The Obama administration's plan to overhaul the U.S. housing market drew fire Friday from some of the president's traditional allies, who argued that proposals in the newly released report could make it too costly for many Americans to buy a home.
But while consumer and civil rights groups broke with President Obama over the long-awaited white paper, the plan met with little objection - and even praise - from Republicans, who have pilloried the administration over its housing policies.
Senior administration officials offered a series of suggestions for scaling back the federal role in the housing market, which has been on government life-support since the mortgage meltdown three years ago. In the near term, the administration wants to require larger down payments and higher fees for home loans and reduce the number of borrowers getting government-backed loans. Beyond that, the plan calls for eliminating Fannie Mae and Freddie Mac and putting private financial firms at the center of the mortgage market.
The housing initiative is the latest example of the administration tacking to the political center, even at the expense of alienating Democratic constituencies that had provided crucial backing for Obama's economic policies earlier in his term. Dissent has been mounting on his left flank since he reached a tax deal with Republicans in December that, in part, kept the rich from facing higher levies. Obama's appointment of William M. Daley, a former J.P. Morgan Chase executive, as White House chief of staff further fueled those concerns.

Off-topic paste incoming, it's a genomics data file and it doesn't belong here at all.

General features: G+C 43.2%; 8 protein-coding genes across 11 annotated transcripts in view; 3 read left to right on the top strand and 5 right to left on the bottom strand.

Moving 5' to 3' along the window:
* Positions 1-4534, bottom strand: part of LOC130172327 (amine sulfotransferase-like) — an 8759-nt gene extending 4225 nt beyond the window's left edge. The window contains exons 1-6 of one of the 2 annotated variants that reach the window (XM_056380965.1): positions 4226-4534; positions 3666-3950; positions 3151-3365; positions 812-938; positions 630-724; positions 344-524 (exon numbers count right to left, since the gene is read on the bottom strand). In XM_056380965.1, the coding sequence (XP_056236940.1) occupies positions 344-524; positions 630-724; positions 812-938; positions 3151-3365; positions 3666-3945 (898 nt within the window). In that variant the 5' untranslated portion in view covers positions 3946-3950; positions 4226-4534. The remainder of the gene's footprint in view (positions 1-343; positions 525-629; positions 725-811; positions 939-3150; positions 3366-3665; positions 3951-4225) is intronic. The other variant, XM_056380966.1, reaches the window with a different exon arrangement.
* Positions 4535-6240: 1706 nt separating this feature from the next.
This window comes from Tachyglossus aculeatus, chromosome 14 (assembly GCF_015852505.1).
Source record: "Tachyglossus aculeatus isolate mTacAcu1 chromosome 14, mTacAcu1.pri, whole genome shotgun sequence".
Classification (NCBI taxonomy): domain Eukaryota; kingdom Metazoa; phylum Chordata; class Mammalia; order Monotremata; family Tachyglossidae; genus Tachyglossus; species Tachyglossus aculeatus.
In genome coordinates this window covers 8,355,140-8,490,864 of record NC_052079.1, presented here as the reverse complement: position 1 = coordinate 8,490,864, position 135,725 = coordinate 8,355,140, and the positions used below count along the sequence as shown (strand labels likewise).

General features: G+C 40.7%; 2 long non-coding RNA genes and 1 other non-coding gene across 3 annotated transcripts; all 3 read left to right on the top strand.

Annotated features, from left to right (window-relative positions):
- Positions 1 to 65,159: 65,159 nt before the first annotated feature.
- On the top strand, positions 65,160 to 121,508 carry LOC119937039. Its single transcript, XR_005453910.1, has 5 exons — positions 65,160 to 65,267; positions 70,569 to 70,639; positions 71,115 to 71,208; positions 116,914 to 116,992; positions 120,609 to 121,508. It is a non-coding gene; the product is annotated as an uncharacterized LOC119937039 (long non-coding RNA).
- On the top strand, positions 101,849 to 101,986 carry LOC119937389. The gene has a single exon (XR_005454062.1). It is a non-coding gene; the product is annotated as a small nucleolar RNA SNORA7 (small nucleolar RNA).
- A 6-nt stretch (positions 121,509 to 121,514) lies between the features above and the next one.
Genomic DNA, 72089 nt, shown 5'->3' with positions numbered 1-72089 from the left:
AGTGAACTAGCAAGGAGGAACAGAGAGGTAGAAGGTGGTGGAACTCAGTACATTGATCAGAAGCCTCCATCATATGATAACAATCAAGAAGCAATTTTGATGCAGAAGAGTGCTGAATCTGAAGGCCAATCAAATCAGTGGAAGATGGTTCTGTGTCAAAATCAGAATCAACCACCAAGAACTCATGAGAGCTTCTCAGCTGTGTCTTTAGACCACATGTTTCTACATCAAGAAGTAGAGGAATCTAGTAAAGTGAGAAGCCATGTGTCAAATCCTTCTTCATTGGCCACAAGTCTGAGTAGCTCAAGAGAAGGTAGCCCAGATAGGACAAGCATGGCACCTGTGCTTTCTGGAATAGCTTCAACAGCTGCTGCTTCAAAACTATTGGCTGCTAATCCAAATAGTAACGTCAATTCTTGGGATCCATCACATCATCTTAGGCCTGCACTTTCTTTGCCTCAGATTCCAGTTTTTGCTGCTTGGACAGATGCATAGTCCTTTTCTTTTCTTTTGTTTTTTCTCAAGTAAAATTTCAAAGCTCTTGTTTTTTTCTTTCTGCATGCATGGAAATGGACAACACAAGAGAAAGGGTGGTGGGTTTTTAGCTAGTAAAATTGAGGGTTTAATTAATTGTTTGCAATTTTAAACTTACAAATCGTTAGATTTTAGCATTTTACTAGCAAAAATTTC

The objections raised by some liberal groups offered a preview of the coming battle over the housing plan, which will be joined by an array of interest groups, including bankers, builders and the real estate brokers, that have a stake in how the nation's $11 trillion housing finance system is reshaped.
Real estate agents and home builders oppose policies that would shrink the federal subsidy for housing. Small banks don't want to see the government overly reduce its role in the housing market, for fear that the largest banks could then dominate the arena.
But the most vocal concerns Friday were raised by some of the same groups that had cheered Obama last year for overhauling the nation's financial regulations and establishing the Consumer Financial Protection Bureau.
"The administration today has laid out a series of options that could lead to the abandonment of a nearly 70-year commitment to affordable homeownership by working American families," said Barry Zigas, director of housing policy for the Consumer Federation of America.